Din l-Art Helwa’s ‘Save the Countryside’ campaign has conducted a survey of the Maltese population’s views on the Countryside in collaboration with MISCO International.
The key results of Part I are the following:
Hunting and Access to the Countryside:
- 55% of the population aged 16 and over believes that hunting restricts access to the Countryside for families. This was a particular concern for people aged between 35 and 44 years old – probably reflecting the fact that this age group is more likely to have children who wish to access the countryside. In fact, 63% of this age group voiced this concern.
Hunting in Spring:
- Only 30% of the population are against a ban on Spring hunting. 19% did not give an opinion.
- 51% of respondents stated that hunting should be banned in Spring.
- Women are more likely to support a Spring ban than men. And students are more likely to support a ban on Spring hunting than are the rest of the population. In fact, 53% of women believe that hunting should be banned in Spring, as do 61% of students.
Hunting in Autumn:
- The results were very different for Autumn hunting, with people making a clear distinction between the two seasons. A relative majority (albeit a very small relative majority) of the population are against a ban on hunting in Autumn. 40% of respondents were, in fact, against an Autumn hunting ban while 39% were in favour of such a ban. Women were more likely to support an Autumn hunting ban, as were young people.
Protection of the Countryside:
- 97% of the population believe that more protection of the countryside is needed, showing that the government seems out of touch with the expectations and concerns of Malta’s citizens.
Enforcement in the countryside on hunting and trapping
- Without making any distinction between Spring or Autumn, 65% of the population believe that there should be more enforcement on hunting and trapping, with citizens over 65 years old showing the most concern over this issue, followed by people aged 45-54 years old. Marginally more men at 66% than women at 64% believe there should be more enforcement. Only 21% of the population think that enforcement is adequate, again showing that the government seems out of touch with the expectations and concerns of Malta’s citizens. 14% of respondents gave a ‘Don’t Know’ answer.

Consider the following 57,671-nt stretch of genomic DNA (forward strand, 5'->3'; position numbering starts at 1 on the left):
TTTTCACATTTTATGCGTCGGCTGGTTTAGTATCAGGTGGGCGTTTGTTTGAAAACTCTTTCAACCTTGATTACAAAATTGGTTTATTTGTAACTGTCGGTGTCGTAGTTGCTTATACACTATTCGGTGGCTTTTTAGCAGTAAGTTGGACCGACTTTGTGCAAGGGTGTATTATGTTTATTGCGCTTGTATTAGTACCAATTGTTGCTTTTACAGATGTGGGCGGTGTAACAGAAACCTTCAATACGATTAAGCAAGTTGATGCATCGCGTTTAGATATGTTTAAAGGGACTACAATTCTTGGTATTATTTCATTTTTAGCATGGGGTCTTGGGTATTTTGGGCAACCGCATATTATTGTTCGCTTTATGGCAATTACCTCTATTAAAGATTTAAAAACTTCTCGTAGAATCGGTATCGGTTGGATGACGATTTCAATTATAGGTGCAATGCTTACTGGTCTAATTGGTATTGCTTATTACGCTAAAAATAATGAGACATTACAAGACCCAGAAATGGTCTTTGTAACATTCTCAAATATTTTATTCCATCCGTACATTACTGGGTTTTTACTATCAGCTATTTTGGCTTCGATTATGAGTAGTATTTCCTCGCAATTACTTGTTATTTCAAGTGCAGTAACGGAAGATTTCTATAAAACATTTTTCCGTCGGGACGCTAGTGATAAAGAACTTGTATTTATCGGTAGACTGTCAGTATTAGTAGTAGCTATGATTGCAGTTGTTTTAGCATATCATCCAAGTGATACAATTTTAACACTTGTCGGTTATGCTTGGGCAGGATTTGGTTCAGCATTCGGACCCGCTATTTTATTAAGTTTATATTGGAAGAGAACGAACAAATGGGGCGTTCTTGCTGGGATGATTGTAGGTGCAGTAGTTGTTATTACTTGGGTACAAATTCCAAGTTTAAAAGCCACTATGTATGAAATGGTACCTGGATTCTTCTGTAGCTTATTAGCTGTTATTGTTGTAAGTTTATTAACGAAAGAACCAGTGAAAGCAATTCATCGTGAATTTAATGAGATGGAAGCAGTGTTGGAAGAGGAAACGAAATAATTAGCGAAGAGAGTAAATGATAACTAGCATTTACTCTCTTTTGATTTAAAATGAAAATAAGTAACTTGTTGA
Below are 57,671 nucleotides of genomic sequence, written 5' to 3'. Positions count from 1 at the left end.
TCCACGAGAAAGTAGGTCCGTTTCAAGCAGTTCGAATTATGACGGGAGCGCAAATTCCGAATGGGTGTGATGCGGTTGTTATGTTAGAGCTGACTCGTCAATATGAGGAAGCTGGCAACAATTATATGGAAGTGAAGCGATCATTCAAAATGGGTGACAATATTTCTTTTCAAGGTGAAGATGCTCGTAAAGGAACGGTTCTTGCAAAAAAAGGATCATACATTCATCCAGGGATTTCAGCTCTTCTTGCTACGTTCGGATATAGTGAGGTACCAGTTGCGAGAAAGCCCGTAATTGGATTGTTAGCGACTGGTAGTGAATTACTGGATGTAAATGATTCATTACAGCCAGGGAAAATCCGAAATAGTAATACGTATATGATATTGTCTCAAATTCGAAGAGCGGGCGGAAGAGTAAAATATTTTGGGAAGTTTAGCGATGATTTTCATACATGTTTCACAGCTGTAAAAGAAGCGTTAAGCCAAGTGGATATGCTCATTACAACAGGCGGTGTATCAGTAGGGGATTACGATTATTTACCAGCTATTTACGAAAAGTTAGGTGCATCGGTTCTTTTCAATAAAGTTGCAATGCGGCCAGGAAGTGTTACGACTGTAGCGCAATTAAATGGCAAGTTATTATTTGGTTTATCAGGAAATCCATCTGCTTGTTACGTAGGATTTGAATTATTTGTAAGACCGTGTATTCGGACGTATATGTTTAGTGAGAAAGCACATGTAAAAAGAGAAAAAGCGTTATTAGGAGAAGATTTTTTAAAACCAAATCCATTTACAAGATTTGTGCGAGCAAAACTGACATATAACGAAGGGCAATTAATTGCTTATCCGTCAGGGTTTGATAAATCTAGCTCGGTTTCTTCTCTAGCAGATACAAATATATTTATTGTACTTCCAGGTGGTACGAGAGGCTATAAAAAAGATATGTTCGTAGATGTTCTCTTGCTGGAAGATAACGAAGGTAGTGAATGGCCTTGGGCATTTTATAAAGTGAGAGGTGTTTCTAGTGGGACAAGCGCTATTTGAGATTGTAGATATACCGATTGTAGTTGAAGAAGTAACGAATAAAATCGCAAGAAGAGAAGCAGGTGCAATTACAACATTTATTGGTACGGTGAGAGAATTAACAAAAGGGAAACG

Importance of the Countryside for Maltese families in Spring:
- The importance of the Countryside for Maltese families in Spring comes out of the survey in dramatic terms. 50% of the Maltese population walk or take a drive in the Countryside each week in Spring. A further 20% of the population do so 2 or 3 times a month, and a further 10% once a month. Only 20% of the population walk a take a drive in the Countryside less often than once a month in Spring.
Animals and plants under threat, loss of biodiversity
- 73% of the population are ‘Somewhat concerned’ or ‘Very concerned’ about the potential loss of biodiversity in Malta.
Interviewing was carried out using the computer assisted telephone interviewing mode. Stratified random sampling was used to select the 500 participants. Telephone numbers were randomly selected using a random digit dialling system. Respondents were stratified by age and gender. Interviews were carried out during February 2015. The data analysis was produced by MISCO International.
Assistance was provided by MCAST students of Environmental Sustainability.
Din l-Art Helwa’s ‘Save the Countryside’ campaign aims to show the relevance of the Maltese countryside and biodiversity to our daily lives. The campaign aims to build awareness of the importance of conserving the countryside and avoiding its loss, especially due to over-development. Din l-Art Helwa’s ‘Save the Countryside’ campaign is part-funded by the EEA Grants NGO Malta Programme.
SEE PART TWO OF THE SURVEY HERE:
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